By Trevin Wax:
No pastor wants his preaching to be considered “Christ-less” or something other than “Christ-centered.” Still, it is sometimes difficult to understand what exactly is meant by this kind of terminology. Likewise, no pastor wants to “read into” the text something that is not there.
In the initial chapter of his book,Preaching Christ from Genesis,Sidney Griedanus lays out seven ways that a preacher can legitimately preach Christ from the Old Testament. I’ve adapted the examples for each category in order to keep the focus on how there are multiple ways to preach Christ from an Old Testament account (such as Noah).
1. Redemptive-Historical Progression
The redemptive-historical road to Christ is the “broadest and foundational path from an Old Testament text to Jesus Christ” (3). It takes into consideration the history of redemption which begins with the opening chapters of Genesis and culminates in the vision of a restored paradise in Revelation. This journey from creation to new creation takes us down a path of redemptive history in God’s acts in Israel, through Christ, and then through the church. We take into consideration the place we are in the biblical storyline and then look forward to the climax of Christ’s death and resurrection.
An example would be the story of Noah. More than a simple story of warning against judgment, it is also a continuation of the Genesis plotline, where the seed of the woman must avenge the heel of the serpent. God’s preservation of Noah is the way He keeps His promises, and we anticipate the coming of the Seed – Jesus Christ in His first coming and then His second.
The “promise-fulfillment” motif is a direct road to Christ from an Old Testament text. The New Testament reveals hundreds of passages that promise the coming Messiah. A preacher who utilizes this approach will take a direct road from the Old Testament promise to the New Testament’s fulfillment.
An example is Genesis 3:15, where God promises that one of Eve’s offspring will crush the head of the serpent. Another example is Isaiah 9:6, where God promises that a virgin will bring forth a son whose name will be called Emmanuel. From the New Testament, we recognize this as being ultimately fulfilled in Christ.
Another way of preaching Christ from the Old Testament is through the careful use of typology, seeing Old Testament events, persons, or institutions as foreshadowing Jesus Christ and His redemptive work.
For example, one finds parallels with the story of Noah. Here, we have a righteous man whose family is saved due to his standing with God. In a similar manner, Jesus Christ is the righteous One whose family is saved due to His obedience.
One must take care to not flatten the Old Testament stories that foreshadow Christ by making all details align. But there are indeed hints and foretastes of Christ in the Old Testament, and a wise preacher will make use of them in his preaching. (Here are some examples of how famous Southern Baptist pastor W. A. Criswell and others have done this with the story of Joseph.)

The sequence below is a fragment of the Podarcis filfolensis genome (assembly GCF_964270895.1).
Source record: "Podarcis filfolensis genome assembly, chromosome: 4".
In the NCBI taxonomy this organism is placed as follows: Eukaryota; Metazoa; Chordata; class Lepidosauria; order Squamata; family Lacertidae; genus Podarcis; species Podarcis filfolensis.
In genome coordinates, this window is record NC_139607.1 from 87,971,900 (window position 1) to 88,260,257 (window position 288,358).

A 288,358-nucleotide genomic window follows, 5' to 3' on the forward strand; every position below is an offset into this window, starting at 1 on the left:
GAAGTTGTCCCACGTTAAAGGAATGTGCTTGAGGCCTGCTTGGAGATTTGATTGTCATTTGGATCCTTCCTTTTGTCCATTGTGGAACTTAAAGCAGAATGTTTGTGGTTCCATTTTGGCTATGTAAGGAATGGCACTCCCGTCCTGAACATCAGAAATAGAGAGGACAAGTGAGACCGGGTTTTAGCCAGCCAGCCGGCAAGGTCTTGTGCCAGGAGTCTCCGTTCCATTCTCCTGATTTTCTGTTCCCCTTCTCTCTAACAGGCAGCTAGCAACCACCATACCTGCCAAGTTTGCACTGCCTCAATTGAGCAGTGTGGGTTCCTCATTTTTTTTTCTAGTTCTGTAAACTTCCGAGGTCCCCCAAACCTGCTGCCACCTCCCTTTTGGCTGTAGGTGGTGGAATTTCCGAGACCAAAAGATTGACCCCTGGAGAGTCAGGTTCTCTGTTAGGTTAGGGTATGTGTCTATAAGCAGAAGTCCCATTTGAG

Another road to Christ from the Old Testament is by analogy. According to Griedanus, “analogy exposes parallels between what God taught Israel and what Christ teaches the church; what God promised Israel and what Christ promises the church; what God demanded of Israel (the law) and what Christ demands of his church” (5).
This approach uses God’s interactions in the Old Testament as a picture that has further application for us today. Jesus used this method when He told the story of Noah as an analogy (Matthew 24:37-41), urging people to repent and thereby escape the coming judgment.
5. Longitudinal Themes
A fifth road to Christ from the Old Testament is similar to the “redemptive-historical” method, but it focuses mainly on the development of theological ideas. These are “longitudinal themes” because they can be traced throughout the biblical storyline, and they develop over time as they culminate in Christ.
Examples of these themes would be God’s kingdom (brought ultimately by Jesus Christ the King), God’s presence (foreshadowed in the Temple but fulfilled in Christ’s incarnation), and God’s judgment (seen in God’s actions against sin, but also His willingness to bring salvation through judgment).
Returning to the story of Noah, we can trace the theme of God’s judgment, understanding that the judgment that falls on the wicked (the flood) is the means of salvation for Noah and his family (1 Peter 3:21). This theme is most clearly seen in the cross, when salvation comes to us through the judgment of God that falls upon Christ.
6. New Testament references
Another road to Christ is found in New Testament references or allusions from the Old Testament. Most often, these references can be used as further evidence of the other ways of pointing to Christ.
Going back to the story of Noah, we could see an allusion to Noah’s faith as referenced inHebrews 11:7. This reference gives us insight into the nature of true faith in the face of judgment, reminding us of the faith we are to have in Christ for salvation.
The last road in Griedanus’ taxonomy of ways to preach Christ from the Old Testament is the way of contrast. There are aspects of biblical teaching that are quite different today as a result of Christ’s coming. Griedanus uses the example of circumcision. In the Old Testament, circumcision was required of every adult male. In the New Testament, baptism has become the sign of covenant membership. What is now required is “circumcision of the heart” which is brought about through Christ’s death and resurrection and the indwelling of the Holy Spirit.